In certain Scandinavian countries, I’m told, the natives pay 50% of their income towards their excellent welfare provision. We would throw up our hands in horror back home. 50%!? Achtung, Gott in himmel. But they’re happy enough to do it because they know what they’re getting in return. Here you pay at least that much, but because the official stats are massaged, you don’t always realise it – until you find that you can’t pay your winter fuel bills. Moreover, what you get for your money diminishes annually in direct ratio to what you fork out. It’s called chipping away at the national debt.
I shouldn’t carp: we have some very artistic floral roundabouts to show for it all in nearby Brive. This must be part of that renowned quality of life that Kevin McCloud also mentioned. It does exist; it’s not a myth. Much of it, however, is due to the natural beauty and a sense of space that comes from living in a bigger country than our cramped little ‘sceptred isle’.
I don’t wish to dissuade anyone thinking of swapping ‘the green, green grass of home’ for greener grass across the water, I simply want to warn you that you pay for your quality of life. Par le nez. Through the nose.

Saturday, December 4, 2010

Stop the Week 3

This week I’ve been re-discovering a box-set of Trojan-label lovers’ rock, which I picked up years ago in Fopp, my favourite record shop in London, for something fairly notional like a tenner.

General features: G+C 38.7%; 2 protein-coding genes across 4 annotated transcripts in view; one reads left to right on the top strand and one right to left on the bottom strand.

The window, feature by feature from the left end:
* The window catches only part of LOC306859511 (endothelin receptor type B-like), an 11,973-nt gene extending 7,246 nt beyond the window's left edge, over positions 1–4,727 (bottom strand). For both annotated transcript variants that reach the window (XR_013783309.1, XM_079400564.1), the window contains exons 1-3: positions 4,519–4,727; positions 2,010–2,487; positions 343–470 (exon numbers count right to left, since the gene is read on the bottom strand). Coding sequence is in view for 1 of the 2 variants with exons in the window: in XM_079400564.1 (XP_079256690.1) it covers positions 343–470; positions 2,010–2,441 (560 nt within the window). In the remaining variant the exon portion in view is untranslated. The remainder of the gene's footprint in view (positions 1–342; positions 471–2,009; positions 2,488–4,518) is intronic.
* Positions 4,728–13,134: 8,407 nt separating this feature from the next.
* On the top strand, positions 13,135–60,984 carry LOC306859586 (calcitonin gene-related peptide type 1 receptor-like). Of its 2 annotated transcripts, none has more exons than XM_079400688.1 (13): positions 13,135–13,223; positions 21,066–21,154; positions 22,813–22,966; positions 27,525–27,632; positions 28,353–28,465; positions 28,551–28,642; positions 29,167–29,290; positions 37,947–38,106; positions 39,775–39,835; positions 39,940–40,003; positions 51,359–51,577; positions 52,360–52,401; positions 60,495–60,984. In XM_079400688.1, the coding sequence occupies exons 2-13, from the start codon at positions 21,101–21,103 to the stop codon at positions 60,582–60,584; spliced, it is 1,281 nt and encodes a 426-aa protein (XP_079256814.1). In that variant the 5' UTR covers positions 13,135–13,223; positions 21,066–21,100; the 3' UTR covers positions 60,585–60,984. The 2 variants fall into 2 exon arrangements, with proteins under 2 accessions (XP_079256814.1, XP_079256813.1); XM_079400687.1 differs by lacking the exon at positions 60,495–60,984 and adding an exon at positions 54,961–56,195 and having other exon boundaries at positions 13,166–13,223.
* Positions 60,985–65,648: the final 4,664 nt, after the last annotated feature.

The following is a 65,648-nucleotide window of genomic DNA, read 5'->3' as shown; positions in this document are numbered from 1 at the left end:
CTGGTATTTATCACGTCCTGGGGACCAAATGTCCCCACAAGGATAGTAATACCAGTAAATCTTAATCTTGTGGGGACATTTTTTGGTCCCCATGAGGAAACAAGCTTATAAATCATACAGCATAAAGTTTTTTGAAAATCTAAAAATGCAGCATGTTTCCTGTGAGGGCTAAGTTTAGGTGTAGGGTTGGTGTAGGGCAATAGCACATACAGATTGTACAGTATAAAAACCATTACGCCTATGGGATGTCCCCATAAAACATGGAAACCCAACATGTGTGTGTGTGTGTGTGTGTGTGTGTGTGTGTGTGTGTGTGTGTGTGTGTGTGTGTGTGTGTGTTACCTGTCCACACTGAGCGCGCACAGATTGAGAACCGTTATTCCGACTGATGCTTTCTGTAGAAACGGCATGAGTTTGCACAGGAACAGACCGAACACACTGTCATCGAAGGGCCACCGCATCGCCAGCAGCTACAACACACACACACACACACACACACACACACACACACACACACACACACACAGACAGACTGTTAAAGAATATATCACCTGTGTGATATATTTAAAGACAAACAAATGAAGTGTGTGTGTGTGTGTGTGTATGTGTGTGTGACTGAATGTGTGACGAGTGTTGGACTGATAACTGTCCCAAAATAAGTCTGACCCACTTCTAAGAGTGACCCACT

While I was preparing for this morning’s sub-zero constitutional with Alf, my daughter called me into her bedroom. ‘Is this Inner Circle, dad?’ she asked.
‘Yes,’ I answered with astonishment. ‘It’s their version of the old Stylistics’ number, “You Make Me Feel Brand New”. The singer, Jacob Miller, has been dead for yonks. How on earth do you know about Inner Circle?’ I imagined it might have been featured in Shrek 17 or something like that.
Jacob and mate Bob laugh off the rising cost of ganja
‘Did he… have dreadlocks?’
‘Yes, most of them did. I saw them once in Brighton, supporting Average White Band.’
‘Did you?’ she asked with what I took to be genuine interest. 
So there I was, thinking I might be able to dig out some of my old Mighty Diamonds’ LPs for her edification, when she smiled archly and revealed the mobile telephone in her hand. It’s some fiendishly clever application that identifies music playing via the internet. These youngsters. She’s a monkey, that daughter of mine, raising my hopes like that…